My previous blog made a plea for a resolution to the General Convention on the preemptive use of nuclear weapons. I was again' it. It turns out, in reading the report of Standing Commission on Anglican and International Peace with Justice Concerns, the Commission was too. The Commission reported to the Executive Council and EC then passed a resolution “No Preemptive Use of Nuclear Weapons” in October 2005.
So I am withdrawing the resolution. No need to repeat what was just done, I suppose. That resolution is available for those who dig a bit... it is HERE.
Reading Publication 3-12 of the Doctrine for Joint nuclear Operations, which is attached to that resolution, ought to scare the hell out of us all. Thanks to those who did this good work.
I learned several good things in this little exercise in reaching where the heart took me, two very positive and one a puzzle:
(i) We are blessed with good people often speaking the truth with clarity, and in particular with a very fine group on the Standing Commission on Anglican and International Peace with Justice Concerns, a Standing Commission of the General Convention.
(ii) Research is good. It perhaps will help in the tripping.
(iii) I published this on my blog and also on the House of Bishops/ House of Deputies list. I received not one offer to sign on with me on this, not one note directing me to what had already been done, and on the blog several suggestions that what I wrote didn't go far enough and several that said that I might well mind my own very small business, but mostly there is silence (certainly on the HoB/D list). And silence in this noisy world is odd indeed.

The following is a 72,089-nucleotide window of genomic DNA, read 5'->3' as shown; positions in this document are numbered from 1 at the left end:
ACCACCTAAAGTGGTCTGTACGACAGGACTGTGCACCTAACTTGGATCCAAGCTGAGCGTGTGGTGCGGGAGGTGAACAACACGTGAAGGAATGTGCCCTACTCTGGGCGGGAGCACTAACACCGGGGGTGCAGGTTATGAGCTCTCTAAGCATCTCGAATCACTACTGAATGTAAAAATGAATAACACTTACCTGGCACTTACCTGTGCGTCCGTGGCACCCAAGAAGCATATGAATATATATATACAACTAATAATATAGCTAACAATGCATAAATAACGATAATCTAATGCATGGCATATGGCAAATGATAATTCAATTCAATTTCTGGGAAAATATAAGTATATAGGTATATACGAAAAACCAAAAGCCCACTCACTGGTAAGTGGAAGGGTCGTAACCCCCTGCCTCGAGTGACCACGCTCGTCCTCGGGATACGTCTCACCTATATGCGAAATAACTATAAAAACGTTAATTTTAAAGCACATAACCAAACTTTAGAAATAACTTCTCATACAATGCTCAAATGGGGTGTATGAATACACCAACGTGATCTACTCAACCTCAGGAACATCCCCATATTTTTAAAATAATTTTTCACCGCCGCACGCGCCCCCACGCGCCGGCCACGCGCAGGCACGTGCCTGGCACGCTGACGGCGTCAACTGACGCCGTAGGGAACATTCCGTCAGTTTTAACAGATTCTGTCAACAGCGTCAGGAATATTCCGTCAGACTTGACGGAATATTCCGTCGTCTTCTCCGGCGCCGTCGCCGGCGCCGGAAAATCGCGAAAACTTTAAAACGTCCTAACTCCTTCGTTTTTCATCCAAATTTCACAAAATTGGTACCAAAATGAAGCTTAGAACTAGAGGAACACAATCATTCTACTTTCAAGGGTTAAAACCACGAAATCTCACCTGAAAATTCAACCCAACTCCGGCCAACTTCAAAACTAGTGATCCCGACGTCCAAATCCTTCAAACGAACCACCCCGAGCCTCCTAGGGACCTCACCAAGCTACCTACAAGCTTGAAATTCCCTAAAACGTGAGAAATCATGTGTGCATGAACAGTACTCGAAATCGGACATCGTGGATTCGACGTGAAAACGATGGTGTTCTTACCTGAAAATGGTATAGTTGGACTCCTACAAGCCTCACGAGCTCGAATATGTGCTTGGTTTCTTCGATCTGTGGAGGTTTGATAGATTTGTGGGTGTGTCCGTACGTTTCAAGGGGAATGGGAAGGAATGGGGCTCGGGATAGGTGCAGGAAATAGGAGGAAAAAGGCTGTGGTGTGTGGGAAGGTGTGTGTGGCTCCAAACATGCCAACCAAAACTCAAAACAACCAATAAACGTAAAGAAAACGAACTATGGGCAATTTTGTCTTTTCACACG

I take the work of others, the need to search and keep on searching and silence as things to be treasured. Not always liked, but treasured.
Still, it is too bad that in the whole of the "A" resolutions (those presented by the Standing Commissions of the General Convention and are published prior to Convention) the word WAR only appears once... and that in a footnote on a book about Civil Rights.
What is too bad about this is that there is no indication as yet that the General Convention (as opposed to its Standing Commissions) is in any way itself speaking in the present on one of the primary characteristics of this time . That there is as yet (until we see the other resolutions) no word in Convention on the spiritual and social debilitation that comes from unending war is odd, and if we actually get through General Convention without some voice on the matter, shame on us.